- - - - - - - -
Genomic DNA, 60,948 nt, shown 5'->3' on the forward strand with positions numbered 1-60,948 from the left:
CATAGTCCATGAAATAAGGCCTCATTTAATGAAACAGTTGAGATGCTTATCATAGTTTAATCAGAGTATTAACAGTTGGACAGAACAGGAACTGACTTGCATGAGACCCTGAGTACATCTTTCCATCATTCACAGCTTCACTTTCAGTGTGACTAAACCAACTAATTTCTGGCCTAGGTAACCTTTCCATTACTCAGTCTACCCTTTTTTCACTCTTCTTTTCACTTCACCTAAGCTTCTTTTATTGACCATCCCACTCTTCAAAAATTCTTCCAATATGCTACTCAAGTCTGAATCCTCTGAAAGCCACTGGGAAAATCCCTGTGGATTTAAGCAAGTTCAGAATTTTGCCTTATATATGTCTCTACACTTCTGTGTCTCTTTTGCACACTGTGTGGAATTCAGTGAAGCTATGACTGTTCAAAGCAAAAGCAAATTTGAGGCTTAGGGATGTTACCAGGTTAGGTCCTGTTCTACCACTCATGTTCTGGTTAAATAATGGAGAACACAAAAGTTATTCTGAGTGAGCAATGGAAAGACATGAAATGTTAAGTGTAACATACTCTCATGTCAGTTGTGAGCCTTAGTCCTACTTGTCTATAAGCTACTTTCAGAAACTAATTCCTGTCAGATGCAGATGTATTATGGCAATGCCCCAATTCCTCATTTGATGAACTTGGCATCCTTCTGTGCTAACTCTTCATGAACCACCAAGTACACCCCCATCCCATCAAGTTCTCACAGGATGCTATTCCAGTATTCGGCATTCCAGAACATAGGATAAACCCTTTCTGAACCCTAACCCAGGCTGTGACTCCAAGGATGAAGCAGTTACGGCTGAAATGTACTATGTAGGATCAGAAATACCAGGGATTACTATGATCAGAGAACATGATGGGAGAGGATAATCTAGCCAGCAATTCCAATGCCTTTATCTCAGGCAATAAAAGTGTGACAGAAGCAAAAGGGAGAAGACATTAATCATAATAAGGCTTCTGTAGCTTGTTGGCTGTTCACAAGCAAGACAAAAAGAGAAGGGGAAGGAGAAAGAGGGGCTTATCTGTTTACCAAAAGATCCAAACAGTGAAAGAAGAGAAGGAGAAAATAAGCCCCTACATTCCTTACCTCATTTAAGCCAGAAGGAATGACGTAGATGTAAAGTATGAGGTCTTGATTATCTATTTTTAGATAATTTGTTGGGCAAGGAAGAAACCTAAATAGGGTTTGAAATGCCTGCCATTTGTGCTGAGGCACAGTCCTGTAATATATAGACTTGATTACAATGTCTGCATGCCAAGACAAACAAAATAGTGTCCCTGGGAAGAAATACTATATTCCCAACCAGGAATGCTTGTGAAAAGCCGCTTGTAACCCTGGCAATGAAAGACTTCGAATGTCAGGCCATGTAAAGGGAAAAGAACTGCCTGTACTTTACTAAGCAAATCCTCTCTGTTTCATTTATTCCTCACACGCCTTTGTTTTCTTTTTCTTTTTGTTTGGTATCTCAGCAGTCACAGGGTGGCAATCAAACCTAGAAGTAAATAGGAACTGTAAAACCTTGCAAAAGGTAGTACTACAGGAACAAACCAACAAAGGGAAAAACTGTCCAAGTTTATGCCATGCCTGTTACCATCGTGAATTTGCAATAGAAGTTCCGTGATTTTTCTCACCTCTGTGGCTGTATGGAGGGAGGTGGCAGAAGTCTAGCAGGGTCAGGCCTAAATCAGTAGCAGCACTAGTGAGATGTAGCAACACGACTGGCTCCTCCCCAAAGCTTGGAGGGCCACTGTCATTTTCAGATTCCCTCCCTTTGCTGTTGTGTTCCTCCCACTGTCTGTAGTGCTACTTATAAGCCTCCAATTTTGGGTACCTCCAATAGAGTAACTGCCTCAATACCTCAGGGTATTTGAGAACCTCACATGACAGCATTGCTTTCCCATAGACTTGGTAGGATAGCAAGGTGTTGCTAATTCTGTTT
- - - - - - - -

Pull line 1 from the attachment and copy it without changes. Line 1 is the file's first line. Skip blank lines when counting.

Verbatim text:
Genomic DNA, 60,948 nt, shown 5'->3' on the forward strand with positions numbered 1-60,948 from the left: